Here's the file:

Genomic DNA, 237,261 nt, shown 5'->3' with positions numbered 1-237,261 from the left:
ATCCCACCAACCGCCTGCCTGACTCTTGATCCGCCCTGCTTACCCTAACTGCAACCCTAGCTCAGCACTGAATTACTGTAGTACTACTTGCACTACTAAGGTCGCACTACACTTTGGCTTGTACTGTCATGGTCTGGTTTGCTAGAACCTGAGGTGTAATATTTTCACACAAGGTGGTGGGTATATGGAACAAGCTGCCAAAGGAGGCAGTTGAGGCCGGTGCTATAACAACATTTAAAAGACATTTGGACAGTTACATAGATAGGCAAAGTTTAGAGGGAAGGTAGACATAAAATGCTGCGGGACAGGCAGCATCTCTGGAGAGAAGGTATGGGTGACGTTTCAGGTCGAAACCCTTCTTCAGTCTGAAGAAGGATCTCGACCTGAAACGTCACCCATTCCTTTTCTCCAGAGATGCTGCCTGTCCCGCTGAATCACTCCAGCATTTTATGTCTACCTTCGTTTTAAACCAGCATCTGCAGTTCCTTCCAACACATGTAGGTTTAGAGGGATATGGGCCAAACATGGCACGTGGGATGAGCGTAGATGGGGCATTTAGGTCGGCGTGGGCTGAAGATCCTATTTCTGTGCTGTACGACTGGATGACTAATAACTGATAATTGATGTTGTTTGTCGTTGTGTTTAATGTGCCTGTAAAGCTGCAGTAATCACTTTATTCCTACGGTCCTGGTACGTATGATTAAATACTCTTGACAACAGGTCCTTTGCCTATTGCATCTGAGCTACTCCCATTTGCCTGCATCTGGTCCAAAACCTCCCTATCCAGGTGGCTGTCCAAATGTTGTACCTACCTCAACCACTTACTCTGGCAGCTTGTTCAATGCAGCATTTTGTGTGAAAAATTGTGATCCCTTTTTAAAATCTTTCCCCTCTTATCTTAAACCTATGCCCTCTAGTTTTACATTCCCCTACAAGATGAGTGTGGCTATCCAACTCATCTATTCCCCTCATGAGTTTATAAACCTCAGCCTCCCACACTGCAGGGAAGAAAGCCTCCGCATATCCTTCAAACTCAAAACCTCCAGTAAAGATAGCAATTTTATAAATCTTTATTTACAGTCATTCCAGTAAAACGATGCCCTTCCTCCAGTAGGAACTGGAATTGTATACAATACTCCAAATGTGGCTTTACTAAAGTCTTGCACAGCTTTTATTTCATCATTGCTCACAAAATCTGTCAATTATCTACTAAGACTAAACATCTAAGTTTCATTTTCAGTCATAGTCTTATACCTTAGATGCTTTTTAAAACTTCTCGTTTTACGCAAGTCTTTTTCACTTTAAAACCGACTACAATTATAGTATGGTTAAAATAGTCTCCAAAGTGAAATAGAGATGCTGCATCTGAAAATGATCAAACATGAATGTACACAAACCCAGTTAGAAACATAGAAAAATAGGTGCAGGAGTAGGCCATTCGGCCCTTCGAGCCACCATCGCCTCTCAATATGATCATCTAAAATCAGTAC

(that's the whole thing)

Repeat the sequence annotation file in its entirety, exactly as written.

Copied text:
Genomic DNA, 237,261 nt, shown 5'->3' with positions numbered 1-237,261 from the left:
ATCCCACCAACCGCCTGCCTGACTCTTGATCCGCCCTGCTTACCCTAACTGCAACCCTAGCTCAGCACTGAATTACTGTAGTACTACTTGCACTACTAAGGTCGCACTACACTTTGGCTTGTACTGTCATGGTCTGGTTTGCTAGAACCTGAGGTGTAATATTTTCACACAAGGTGGTGGGTATATGGAACAAGCTGCCAAAGGAGGCAGTTGAGGCCGGTGCTATAACAACATTTAAAAGACATTTGGACAGTTACATAGATAGGCAAAGTTTAGAGGGAAGGTAGACATAAAATGCTGCGGGACAGGCAGCATCTCTGGAGAGAAGGTATGGGTGACGTTTCAGGTCGAAACCCTTCTTCAGTCTGAAGAAGGATCTCGACCTGAAACGTCACCCATTCCTTTTCTCCAGAGATGCTGCCTGTCCCGCTGAATCACTCCAGCATTTTATGTCTACCTTCGTTTTAAACCAGCATCTGCAGTTCCTTCCAACACATGTAGGTTTAGAGGGATATGGGCCAAACATGGCACGTGGGATGAGCGTAGATGGGGCATTTAGGTCGGCGTGGGCTGAAGATCCTATTTCTGTGCTGTACGACTGGATGACTAATAACTGATAATTGATGTTGTTTGTCGTTGTGTTTAATGTGCCTGTAAAGCTGCAGTAATCACTTTATTCCTACGGTCCTGGTACGTATGATTAAATACTCTTGACAACAGGTCCTTTGCCTATTGCATCTGAGCTACTCCCATTTGCCTGCATCTGGTCCAAAACCTCCCTATCCAGGTGGCTGTCCAAATGTTGTACCTACCTCAACCACTTACTCTGGCAGCTTGTTCAATGCAGCATTTTGTGTGAAAAATTGTGATCCCTTTTTAAAATCTTTCCCCTCTTATCTTAAACCTATGCCCTCTAGTTTTACATTCCCCTACAAGATGAGTGTGGCTATCCAACTCATCTATTCCCCTCATGAGTTTATAAACCTCAGCCTCCCACACTGCAGGGAAGAAAGCCTCCGCATATCCTTCAAACTCAAAACCTCCAGTAAAGATAGCAATTTTATAAATCTTTATTTACAGTCATTCCAGTAAAACGATGCCCTTCCTCCAGTAGGAACTGGAATTGTATACAATACTCCAAATGTGGCTTTACTAAAGTCTTGCACAGCTTTTATTTCATCATTGCTCACAAAATCTGTCAATTATCTACTAAGACTAAACATCTAAGTTTCATTTTCAGTCATAGTCTTATACCTTAGATGCTTTTTAAAACTTCTCGTTTTACGCAAGTCTTTTTCACTTTAAAACCGACTACAATTATAGTATGGTTAAAATAGTCTCCAAAGTGAAATAGAGATGCTGCATCTGAAAATGATCAAACATGAATGTACACAAACCCAGTTAGAAACATAGAAAAATAGGTGCAGGAGTAGGCCATTCGGCCCTTCGAGCCACCATCGCCTCTCAATATGATCATCTAAAATCAGTAC